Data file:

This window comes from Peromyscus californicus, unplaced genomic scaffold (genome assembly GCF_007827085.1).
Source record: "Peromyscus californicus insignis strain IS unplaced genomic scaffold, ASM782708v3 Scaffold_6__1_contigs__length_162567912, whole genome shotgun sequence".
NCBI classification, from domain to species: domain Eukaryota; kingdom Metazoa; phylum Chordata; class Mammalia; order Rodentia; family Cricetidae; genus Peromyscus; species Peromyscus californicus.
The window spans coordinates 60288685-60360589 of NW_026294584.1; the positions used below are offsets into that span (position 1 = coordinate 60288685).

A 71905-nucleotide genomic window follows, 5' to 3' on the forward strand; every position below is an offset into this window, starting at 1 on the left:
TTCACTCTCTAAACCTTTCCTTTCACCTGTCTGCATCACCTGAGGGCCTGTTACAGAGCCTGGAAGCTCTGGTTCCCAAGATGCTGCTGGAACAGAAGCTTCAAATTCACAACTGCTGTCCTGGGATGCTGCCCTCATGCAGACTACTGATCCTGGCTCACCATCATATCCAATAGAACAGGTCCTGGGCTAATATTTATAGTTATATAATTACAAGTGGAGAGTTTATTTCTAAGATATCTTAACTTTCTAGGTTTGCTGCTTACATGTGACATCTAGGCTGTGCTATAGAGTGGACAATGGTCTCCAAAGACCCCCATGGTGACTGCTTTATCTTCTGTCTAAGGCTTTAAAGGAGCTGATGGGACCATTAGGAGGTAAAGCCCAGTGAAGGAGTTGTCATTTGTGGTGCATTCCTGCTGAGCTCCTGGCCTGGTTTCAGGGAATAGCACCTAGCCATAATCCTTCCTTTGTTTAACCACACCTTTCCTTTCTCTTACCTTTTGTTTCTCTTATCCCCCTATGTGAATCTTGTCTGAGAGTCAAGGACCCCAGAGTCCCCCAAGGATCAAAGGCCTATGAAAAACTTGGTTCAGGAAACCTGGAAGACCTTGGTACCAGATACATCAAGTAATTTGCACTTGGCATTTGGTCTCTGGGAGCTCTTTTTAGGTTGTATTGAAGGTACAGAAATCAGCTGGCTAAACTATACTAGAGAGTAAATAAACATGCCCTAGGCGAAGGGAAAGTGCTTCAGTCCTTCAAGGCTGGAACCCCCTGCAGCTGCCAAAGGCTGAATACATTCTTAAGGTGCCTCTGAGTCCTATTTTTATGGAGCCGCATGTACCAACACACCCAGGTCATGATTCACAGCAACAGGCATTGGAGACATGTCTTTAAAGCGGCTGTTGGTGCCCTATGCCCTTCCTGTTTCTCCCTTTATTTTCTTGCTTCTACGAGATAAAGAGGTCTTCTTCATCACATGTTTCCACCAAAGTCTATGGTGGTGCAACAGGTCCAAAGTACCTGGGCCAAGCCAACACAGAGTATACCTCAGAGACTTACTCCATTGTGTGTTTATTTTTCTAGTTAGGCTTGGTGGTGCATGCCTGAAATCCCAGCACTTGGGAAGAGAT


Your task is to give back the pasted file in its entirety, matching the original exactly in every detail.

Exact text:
This window comes from Peromyscus californicus, unplaced genomic scaffold (genome assembly GCF_007827085.1).
Source record: "Peromyscus californicus insignis strain IS unplaced genomic scaffold, ASM782708v3 Scaffold_6__1_contigs__length_162567912, whole genome shotgun sequence".
NCBI classification, from domain to species: domain Eukaryota; kingdom Metazoa; phylum Chordata; class Mammalia; order Rodentia; family Cricetidae; genus Peromyscus; species Peromyscus californicus.
The window spans coordinates 60288685-60360589 of NW_026294584.1; the positions used below are offsets into that span (position 1 = coordinate 60288685).

A 71905-nucleotide genomic window follows, 5' to 3' on the forward strand; every position below is an offset into this window, starting at 1 on the left:
TTCACTCTCTAAACCTTTCCTTTCACCTGTCTGCATCACCTGAGGGCCTGTTACAGAGCCTGGAAGCTCTGGTTCCCAAGATGCTGCTGGAACAGAAGCTTCAAATTCACAACTGCTGTCCTGGGATGCTGCCCTCATGCAGACTACTGATCCTGGCTCACCATCATATCCAATAGAACAGGTCCTGGGCTAATATTTATAGTTATATAATTACAAGTGGAGAGTTTATTTCTAAGATATCTTAACTTTCTAGGTTTGCTGCTTACATGTGACATCTAGGCTGTGCTATAGAGTGGACAATGGTCTCCAAAGACCCCCATGGTGACTGCTTTATCTTCTGTCTAAGGCTTTAAAGGAGCTGATGGGACCATTAGGAGGTAAAGCCCAGTGAAGGAGTTGTCATTTGTGGTGCATTCCTGCTGAGCTCCTGGCCTGGTTTCAGGGAATAGCACCTAGCCATAATCCTTCCTTTGTTTAACCACACCTTTCCTTTCTCTTACCTTTTGTTTCTCTTATCCCCCTATGTGAATCTTGTCTGAGAGTCAAGGACCCCAGAGTCCCCCAAGGATCAAAGGCCTATGAAAAACTTGGTTCAGGAAACCTGGAAGACCTTGGTACCAGATACATCAAGTAATTTGCACTTGGCATTTGGTCTCTGGGAGCTCTTTTTAGGTTGTATTGAAGGTACAGAAATCAGCTGGCTAAACTATACTAGAGAGTAAATAAACATGCCCTAGGCGAAGGGAAAGTGCTTCAGTCCTTCAAGGCTGGAACCCCCTGCAGCTGCCAAAGGCTGAATACATTCTTAAGGTGCCTCTGAGTCCTATTTTTATGGAGCCGCATGTACCAACACACCCAGGTCATGATTCACAGCAACAGGCATTGGAGACATGTCTTTAAAGCGGCTGTTGGTGCCCTATGCCCTTCCTGTTTCTCCCTTTATTTTCTTGCTTCTACGAGATAAAGAGGTCTTCTTCATCACATGTTTCCACCAAAGTCTATGGTGGTGCAACAGGTCCAAAGTACCTGGGCCAAGCCAACACAGAGTATACCTCAGAGACTTACTCCATTGTGTGTTTATTTTTCTAGTTAGGCTTGGTGGTGCATGCCTGAAATCCCAGCACTTGGGAAGAGAT